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Unique church customs/idiosyncrasies

 
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roger.pape
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Joined: 17 Mar 2009
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Location: Liverpool, NY

PostPosted: Wed Mar 18, 2009 5:56 pm    Post subject: Unique church customs/idiosyncrasies Reply with quote

Every church probably has some special customs or attributes for which they are remembered. St. Paul's certainly is no exception. Visitors were always impressed with the volume of the congregation's singing. My wife and I were particularly aware of this at the sesquicentennial celebration back in 1990. The singing almost made the walls of the old church vibrate.

But I was reminded of one particular custom involving the singing of hymns. During one hymn, without any notation in the hymnal or the bulletin, the congregation would be silent and only the choir would sing the verse. I think it was a commonly sung hymn, possibly during the communion service. It caught many visitors by surprise. Prof. Wilbur Rosin related how embarrassed he was when he first attended a St. Paul's service. He continued to sing loudly while everyone around him went silent.

Does anyone remember which hymn that was?
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roger.pape
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Joined: 17 Mar 2009
Posts: 397
Location: Liverpool, NY

PostPosted: Fri Mar 20, 2009 1:12 pm    Post subject: The Klingeln-beutel Reply with quote

How many or you remember the klingeln-beutel? I recall that, when I was a youngster, the elders would come up the aisles carrying the long poles with red velvet bags on the end and a bell hanging from the bottom of the bag. I was told that the bell was to get people's attention (and possibly wake them up Wink ). At the end of the offering, the elders would deposit the collection in the elders room, stand the klingeln-beutel in the corner, and take their seat in the front row.

I think the klingeln-beutel were used at St. Paul's up until about 1940. Interestingly, you can catch a glimpse of one being used in the St. Peter's Mission Festival video. I've attached a fuzzy clip from that video below.

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roger.pape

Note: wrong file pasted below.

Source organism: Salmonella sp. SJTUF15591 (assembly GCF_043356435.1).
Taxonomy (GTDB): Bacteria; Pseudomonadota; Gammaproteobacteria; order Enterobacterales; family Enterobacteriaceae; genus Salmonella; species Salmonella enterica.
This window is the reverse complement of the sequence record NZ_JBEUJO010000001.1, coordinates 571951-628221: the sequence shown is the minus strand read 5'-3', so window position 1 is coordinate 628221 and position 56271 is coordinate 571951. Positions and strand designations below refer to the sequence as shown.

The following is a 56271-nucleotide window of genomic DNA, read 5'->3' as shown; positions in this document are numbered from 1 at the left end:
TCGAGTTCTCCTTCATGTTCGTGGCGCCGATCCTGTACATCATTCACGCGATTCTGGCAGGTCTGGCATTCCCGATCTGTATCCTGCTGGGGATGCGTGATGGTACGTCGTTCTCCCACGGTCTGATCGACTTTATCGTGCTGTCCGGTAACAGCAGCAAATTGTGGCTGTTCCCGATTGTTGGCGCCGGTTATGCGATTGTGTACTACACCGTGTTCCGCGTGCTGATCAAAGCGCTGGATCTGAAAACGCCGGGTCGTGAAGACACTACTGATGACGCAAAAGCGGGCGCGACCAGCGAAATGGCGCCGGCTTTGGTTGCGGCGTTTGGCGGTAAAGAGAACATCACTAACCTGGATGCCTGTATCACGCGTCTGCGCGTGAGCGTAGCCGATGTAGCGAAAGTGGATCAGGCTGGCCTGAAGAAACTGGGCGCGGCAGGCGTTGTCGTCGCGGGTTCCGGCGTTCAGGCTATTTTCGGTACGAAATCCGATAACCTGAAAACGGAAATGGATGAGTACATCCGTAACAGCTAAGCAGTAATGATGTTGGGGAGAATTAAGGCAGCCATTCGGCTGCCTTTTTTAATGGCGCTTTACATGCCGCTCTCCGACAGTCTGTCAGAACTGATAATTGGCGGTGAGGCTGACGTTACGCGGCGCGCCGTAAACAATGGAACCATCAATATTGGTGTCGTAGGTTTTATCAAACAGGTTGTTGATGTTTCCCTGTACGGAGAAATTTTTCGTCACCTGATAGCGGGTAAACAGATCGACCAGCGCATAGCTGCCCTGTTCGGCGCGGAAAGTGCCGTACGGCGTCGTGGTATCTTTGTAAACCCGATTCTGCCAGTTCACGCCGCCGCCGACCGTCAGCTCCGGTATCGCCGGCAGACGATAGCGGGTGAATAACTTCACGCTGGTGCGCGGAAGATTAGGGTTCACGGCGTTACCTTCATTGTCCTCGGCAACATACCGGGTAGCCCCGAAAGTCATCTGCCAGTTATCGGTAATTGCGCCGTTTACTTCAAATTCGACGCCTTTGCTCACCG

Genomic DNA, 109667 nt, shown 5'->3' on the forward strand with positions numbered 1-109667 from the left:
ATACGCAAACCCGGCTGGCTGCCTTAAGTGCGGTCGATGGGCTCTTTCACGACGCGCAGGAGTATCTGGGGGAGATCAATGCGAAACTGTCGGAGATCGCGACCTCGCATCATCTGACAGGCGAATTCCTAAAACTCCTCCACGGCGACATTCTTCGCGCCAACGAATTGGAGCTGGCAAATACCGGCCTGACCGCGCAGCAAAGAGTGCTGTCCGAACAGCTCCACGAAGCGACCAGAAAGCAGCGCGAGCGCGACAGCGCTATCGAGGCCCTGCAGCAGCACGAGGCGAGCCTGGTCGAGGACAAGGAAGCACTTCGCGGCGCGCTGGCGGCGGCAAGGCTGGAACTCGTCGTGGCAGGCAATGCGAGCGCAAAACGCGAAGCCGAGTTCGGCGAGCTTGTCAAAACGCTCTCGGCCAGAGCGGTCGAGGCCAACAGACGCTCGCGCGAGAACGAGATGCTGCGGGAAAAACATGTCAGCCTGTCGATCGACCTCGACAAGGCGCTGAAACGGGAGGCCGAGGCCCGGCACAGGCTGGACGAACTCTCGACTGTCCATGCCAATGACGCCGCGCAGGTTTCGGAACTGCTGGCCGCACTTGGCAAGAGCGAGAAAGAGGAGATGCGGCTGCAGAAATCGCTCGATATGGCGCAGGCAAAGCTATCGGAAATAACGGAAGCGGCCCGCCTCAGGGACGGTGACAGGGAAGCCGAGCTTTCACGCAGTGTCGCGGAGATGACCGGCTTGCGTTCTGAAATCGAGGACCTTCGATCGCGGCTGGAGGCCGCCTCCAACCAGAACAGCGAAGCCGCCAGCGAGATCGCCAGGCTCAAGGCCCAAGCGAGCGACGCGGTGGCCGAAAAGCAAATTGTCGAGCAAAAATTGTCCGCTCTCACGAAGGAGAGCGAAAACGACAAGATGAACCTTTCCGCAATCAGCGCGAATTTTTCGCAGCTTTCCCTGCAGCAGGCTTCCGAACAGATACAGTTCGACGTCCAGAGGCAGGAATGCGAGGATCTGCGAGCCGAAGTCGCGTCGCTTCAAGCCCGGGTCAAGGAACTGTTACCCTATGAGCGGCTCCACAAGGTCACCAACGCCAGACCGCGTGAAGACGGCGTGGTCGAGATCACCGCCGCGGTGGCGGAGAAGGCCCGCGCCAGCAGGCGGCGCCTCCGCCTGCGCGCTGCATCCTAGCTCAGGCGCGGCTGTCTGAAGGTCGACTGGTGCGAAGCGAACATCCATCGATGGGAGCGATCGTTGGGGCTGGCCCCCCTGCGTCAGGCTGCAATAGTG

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Joined: 17 Mar 2009
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Location: Liverpool, NY

PostPosted: Sun Mar 22, 2009 7:59 pm    Post subject: The Church Bell Reply with quote

St. Paul’s Church with its towering 150 foot steeple has been a familiar landmark of Concordia for over 100 years. The old bell in the steeple can be heard for a considerable distance around the area. Of course, it was used to announce the start of the Sunday morning church services. But it was also rung during the service. If I remember correctly, that was once as each article of the Creed was recited.

One of the customs that has been followed since the early years is to slowly toll the age of member who has just died. When this occurred, there would be a flurry of telephone activity. People would ring up the central operator to find out who it was. (LaVerne, you should remember this from your days as an operator.) Others on the country party lines would listen in on the discussion. They did not want to wait until the name was announced in the Sunday church service or when it could be read in one of J. J. Bredehoeft’s unique obituaries in the Concordian.

It was used to ring in the New Year. The Walther League would hold a bunco party in the school auditorium. As the time approached, some of the boys would go across the street to ring the bell when the hour arrived. That was the only time I was ever up in the steeple. We would ring the bell as long as we could until one of the chaperones would make us stop.

It would also ring on special occasions. I remember it ringing loudly and long when the end of World War II was announced.
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